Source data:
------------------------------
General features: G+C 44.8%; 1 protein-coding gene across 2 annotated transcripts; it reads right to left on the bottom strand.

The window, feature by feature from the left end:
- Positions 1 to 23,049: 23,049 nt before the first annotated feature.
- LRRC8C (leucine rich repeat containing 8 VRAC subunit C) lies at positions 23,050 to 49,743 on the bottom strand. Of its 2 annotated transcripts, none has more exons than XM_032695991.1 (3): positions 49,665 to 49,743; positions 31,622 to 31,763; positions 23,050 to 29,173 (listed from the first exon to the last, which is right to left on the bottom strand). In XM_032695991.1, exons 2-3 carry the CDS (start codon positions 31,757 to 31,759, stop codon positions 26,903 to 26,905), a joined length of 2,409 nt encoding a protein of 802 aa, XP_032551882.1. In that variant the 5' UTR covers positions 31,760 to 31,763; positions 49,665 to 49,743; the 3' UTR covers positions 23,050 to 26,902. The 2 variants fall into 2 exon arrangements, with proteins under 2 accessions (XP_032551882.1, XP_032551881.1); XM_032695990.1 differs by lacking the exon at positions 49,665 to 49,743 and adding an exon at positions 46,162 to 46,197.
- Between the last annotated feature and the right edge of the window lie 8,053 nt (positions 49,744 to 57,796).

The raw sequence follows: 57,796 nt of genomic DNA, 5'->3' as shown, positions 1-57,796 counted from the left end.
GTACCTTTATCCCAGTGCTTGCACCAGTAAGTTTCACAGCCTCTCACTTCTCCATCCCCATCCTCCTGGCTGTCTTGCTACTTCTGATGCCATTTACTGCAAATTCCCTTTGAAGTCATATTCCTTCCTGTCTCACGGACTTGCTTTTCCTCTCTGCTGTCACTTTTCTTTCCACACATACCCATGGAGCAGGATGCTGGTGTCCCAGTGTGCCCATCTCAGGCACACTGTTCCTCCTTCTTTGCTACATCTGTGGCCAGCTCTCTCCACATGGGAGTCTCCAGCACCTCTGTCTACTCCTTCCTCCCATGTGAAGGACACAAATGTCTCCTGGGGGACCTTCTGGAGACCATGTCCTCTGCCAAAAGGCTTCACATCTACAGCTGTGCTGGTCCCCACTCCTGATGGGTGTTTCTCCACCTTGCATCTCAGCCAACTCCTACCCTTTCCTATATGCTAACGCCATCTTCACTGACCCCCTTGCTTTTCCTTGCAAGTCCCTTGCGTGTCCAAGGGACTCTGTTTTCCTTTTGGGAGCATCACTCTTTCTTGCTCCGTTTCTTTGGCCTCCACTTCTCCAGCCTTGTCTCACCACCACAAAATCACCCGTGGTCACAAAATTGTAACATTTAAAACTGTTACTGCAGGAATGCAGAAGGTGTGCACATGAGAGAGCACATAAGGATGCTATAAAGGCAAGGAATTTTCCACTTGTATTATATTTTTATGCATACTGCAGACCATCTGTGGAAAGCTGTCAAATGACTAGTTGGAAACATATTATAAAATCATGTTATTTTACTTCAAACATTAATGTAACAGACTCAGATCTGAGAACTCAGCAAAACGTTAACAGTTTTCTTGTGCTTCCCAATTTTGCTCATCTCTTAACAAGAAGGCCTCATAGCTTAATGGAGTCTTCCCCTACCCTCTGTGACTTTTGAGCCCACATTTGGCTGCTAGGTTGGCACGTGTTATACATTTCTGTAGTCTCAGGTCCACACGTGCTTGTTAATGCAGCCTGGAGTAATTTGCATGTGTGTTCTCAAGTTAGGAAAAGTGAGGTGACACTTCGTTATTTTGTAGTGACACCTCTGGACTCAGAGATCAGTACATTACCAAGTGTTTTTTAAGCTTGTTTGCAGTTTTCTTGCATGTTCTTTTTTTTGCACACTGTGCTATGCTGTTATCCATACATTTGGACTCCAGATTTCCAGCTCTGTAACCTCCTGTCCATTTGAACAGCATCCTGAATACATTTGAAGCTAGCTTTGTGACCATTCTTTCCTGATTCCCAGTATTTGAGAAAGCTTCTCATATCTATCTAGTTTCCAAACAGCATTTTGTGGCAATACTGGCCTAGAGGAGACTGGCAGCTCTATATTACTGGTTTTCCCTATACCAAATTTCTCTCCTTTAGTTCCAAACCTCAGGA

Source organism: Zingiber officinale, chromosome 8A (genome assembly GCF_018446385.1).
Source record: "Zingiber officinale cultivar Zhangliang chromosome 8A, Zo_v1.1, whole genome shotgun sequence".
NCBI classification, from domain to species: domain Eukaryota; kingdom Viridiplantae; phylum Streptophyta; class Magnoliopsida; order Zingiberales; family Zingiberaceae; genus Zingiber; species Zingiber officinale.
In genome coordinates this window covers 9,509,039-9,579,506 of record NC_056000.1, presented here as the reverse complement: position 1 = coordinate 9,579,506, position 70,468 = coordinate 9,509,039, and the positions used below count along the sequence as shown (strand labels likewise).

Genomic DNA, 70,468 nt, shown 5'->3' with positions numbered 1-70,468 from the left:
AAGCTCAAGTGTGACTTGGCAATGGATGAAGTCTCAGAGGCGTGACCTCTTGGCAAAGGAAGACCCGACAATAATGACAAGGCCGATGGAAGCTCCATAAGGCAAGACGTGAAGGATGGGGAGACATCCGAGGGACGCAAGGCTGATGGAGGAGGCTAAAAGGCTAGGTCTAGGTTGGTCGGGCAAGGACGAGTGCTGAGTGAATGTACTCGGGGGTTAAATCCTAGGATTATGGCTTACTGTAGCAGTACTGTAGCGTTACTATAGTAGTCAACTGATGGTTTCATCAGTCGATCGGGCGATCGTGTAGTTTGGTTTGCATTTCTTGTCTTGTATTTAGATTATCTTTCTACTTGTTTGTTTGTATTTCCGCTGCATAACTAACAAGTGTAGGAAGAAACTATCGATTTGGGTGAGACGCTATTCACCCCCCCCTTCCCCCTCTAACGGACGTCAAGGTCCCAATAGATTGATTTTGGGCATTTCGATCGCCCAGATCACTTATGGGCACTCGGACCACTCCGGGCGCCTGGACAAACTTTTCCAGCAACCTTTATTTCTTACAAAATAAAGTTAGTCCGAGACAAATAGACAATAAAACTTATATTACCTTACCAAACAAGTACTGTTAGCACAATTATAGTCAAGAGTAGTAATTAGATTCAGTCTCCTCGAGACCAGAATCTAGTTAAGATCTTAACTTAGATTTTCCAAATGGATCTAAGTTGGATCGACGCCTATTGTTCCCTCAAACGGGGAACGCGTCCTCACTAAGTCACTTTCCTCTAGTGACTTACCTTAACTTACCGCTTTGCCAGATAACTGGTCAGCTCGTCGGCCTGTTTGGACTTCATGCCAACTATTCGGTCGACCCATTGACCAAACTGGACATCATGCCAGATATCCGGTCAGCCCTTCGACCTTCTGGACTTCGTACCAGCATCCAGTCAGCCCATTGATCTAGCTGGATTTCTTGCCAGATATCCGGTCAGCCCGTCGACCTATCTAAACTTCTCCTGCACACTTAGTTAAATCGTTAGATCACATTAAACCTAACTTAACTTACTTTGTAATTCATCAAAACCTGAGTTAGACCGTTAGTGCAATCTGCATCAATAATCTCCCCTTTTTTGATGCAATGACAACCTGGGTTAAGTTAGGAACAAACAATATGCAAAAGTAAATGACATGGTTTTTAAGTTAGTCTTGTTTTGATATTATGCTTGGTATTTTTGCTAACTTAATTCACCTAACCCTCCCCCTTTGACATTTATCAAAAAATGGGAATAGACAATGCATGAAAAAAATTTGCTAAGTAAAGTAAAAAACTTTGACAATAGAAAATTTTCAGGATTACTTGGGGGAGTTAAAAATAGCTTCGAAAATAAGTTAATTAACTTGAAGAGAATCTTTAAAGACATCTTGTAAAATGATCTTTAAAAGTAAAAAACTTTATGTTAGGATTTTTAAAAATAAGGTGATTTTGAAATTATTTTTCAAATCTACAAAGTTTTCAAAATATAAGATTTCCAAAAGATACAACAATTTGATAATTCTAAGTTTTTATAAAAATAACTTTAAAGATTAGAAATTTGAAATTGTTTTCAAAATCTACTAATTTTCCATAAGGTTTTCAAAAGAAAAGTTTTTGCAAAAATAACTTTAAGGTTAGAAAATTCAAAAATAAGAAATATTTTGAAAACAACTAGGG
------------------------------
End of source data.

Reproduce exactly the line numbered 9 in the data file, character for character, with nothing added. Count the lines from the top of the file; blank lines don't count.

Source record: "Zingiber officinale cultivar Zhangliang chromosome 8A, Zo_v1.1, whole genome shotgun sequence".